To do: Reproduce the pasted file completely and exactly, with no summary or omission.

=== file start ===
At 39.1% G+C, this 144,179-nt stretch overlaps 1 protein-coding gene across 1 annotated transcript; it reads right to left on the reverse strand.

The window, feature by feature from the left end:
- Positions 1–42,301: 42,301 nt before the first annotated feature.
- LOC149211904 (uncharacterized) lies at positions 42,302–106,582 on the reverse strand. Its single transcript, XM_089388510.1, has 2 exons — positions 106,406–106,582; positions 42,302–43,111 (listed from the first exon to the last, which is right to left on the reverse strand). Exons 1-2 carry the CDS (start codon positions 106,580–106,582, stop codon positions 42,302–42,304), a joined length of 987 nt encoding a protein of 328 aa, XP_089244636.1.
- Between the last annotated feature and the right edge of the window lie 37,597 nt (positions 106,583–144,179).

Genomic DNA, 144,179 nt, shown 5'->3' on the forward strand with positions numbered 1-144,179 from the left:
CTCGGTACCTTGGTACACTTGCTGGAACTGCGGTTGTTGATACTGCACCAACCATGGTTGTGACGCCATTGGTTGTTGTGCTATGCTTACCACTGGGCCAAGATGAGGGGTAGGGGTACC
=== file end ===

At 39.1% G+C, this 144,179-nt stretch overlaps 1 protein-coding gene across 1 annotated transcript; it reads right to left on the reverse strand.

The window, feature by feature from the left end:
- Positions 1–42,301: 42,301 nt before the first annotated feature.
- LOC149211904 (uncharacterized) lies at positions 42,302–106,582 on the reverse strand. Its single transcript, XM_089388510.1, has 2 exons — positions 106,406–106,582; positions 42,302–43,111 (listed from the first exon to the last, which is right to left on the reverse strand). Exons 1-2 carry the CDS (start codon positions 106,580–106,582, stop codon positions 42,302–42,304), a joined length of 987 nt encoding a protein of 328 aa, XP_089244636.1.
- Between the last annotated feature and the right edge of the window lie 37,597 nt (positions 106,583–144,179).

Genomic DNA, 144,179 nt, shown 5'->3' on the forward strand with positions numbered 1-144,179 from the left:
CTCGGTACCTTGGTACACTTGCTGGAACTGCGGTTGTTGATACTGCACCAACCATGGTTGTGACGCCATTGGTTGTTGTGCTATGCTTACCACTGGGCCAAGATGAGGGGTAGGGGTACC